The Role of Uninterruptible Power Supplies Regarding Data Center Energy Efficiency

Computing has become a fixture in modern life, with people utilizing the internet for numerous business, education, communication and gaming amongst other reasons. No matter why consumers choose to use the internet however, they expect that their provider will supply them with satisfactory computing power and a reliable connection. This is where large IT facilities such as a data center come in.

Data centers house components such as servers, Lighting Control Panels, heating and cooling and storage devices, which are required to provide consumers with IT services. This equipment requires a large consistent amount of electrical energy, and can therefore be extremely expensive to run, with data centers throughout the United States said to consume more than 61 billion kilowatt hours of energy annually.

Components, Lighting Control Panels, Server Racks

As data center components from lighting control panels to server racks, are also sensitive to power events such as black outs, brown outs, spikes, surges and noise, they are generally protected by Uninterruptable Power Supplies (UPS). A UPS, as the name suggests, guards against such events by providing equipment with consistent energy in the event of an interruption to the facilities power supply. The issue with these devices however, is that they generally add significantly to the already high energy utilization of data installations.

UPS devices cause a data center’s energy consumption to increase, due to the fact that conventional battery-based double conversion UPS systems convert energy from Alternating Current (AC) to Direct Current (DC) and then back to alternating current, resulting in energy losses during transfer. It has also been found that UPS systems that are lightly loaded, which is generally the case in data installations, transfer power even less efficiently (Rumsey, 2006). UPS devices also need cooling, which requires further energy in the form of fans or other cooling equipment.

Rumsey (2006) interestingly states, that more efficient UPS devices can result in an instant energy saving of 20 to 30 percent, however, one must ask “What exactly constitutes an energy efficient UPS?” Numerous other authors discuss ‘green’ energy efficient UPS devices however, many of these papers are generated by computing component manufacturers, and state only that the product utilizes less power, generates less heat, and saves on energy costs, without actually supplying much supporting documentation.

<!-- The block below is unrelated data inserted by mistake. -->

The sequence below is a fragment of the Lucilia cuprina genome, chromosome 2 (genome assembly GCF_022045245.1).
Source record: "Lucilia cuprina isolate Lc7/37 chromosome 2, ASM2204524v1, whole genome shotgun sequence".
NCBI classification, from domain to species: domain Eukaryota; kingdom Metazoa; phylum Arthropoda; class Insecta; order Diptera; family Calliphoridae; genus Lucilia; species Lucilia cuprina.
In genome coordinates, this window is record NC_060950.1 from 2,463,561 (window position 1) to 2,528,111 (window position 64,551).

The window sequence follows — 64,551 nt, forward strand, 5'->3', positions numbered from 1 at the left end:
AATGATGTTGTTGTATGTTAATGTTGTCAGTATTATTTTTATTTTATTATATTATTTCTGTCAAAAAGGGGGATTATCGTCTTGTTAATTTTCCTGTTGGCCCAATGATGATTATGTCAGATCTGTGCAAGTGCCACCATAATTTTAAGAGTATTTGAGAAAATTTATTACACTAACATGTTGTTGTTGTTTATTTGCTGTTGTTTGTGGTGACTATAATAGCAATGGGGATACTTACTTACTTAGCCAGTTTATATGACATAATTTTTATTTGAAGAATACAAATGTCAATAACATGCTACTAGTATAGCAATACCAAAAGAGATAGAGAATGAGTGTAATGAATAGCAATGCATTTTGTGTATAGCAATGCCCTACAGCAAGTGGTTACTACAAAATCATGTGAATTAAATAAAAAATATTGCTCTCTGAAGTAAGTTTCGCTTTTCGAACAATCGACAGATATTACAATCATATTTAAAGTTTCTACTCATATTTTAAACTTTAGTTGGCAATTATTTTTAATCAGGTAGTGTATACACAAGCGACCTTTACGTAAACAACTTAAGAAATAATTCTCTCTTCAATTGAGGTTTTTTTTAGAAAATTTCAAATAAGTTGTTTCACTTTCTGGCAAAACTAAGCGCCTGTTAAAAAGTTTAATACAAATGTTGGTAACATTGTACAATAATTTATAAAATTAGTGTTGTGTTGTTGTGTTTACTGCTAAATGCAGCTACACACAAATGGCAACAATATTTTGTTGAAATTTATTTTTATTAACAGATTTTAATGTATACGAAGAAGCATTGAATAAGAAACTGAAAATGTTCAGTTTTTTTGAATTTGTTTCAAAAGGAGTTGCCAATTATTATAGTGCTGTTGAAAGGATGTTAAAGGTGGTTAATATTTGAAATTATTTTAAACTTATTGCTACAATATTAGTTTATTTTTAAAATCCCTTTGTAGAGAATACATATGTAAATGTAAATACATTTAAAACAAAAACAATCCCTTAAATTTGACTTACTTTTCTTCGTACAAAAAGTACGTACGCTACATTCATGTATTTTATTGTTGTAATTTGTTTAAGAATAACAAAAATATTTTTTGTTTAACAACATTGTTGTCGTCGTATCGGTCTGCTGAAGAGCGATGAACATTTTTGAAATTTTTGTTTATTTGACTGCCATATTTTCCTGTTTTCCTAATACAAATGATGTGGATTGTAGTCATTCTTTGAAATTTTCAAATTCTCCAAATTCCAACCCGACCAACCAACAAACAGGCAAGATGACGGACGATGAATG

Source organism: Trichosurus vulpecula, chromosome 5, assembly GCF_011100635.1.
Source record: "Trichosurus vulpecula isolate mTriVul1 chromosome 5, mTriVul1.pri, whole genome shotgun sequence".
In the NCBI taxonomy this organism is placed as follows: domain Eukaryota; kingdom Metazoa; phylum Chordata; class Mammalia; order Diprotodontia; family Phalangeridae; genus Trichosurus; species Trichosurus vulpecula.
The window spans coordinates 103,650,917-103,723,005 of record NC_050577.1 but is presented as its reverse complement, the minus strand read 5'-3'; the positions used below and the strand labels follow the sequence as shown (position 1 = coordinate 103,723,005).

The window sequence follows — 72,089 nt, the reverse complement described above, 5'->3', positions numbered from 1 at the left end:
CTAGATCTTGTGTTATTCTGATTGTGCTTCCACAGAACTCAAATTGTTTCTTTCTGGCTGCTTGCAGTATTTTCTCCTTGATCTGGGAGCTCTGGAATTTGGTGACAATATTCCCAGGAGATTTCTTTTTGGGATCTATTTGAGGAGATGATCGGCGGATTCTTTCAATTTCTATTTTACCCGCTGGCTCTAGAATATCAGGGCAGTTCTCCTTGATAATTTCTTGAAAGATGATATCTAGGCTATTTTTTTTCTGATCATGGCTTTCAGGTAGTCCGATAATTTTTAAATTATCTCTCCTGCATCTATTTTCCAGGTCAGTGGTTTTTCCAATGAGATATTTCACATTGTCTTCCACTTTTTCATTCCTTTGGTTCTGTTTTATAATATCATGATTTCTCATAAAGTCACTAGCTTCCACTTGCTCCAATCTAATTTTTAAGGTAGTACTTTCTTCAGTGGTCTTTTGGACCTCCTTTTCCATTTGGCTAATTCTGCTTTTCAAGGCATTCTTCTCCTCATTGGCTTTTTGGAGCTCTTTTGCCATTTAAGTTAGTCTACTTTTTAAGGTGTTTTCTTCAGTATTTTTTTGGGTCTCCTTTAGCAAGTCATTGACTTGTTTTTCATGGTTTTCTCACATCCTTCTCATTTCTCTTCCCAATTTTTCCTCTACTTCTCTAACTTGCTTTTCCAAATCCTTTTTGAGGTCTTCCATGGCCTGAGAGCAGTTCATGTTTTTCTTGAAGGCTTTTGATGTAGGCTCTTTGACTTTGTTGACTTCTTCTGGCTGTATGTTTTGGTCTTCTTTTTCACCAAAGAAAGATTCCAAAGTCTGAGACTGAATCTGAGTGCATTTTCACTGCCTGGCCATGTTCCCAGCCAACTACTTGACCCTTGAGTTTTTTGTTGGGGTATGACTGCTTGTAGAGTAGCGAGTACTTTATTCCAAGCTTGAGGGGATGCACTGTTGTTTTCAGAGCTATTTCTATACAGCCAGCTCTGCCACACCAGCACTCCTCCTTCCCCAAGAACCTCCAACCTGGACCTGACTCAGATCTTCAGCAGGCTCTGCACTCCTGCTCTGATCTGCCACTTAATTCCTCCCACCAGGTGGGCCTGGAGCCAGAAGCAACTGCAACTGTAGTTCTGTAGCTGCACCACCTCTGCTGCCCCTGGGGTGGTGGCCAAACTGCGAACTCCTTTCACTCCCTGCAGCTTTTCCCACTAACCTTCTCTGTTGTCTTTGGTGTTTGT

The new generation of Eco UPS systems, which incorporate an energy saving ‘eco-mode’ are well explored in the existing literature however, they offer energy savings in the 2 to 4 percent range, which is not sufficient in the grand scheme. This energy saving is also said to come at a risk to computing components, owing to comprised electrical protection in some cases. Furthermore, many UPS systems offering an eco-mode also don’t actually require for it to be in use, meaning that data center technicians may choose to, or accidently, disable the energy saving function of such components.

In conclusion it can be noted that UPS devices can be a significant avenue of energy loss within data centers. It is believed that advances in technology are slowly bettering this situation; however, further developments are definitely needed in order to significantly improve the energy efficiency of these components.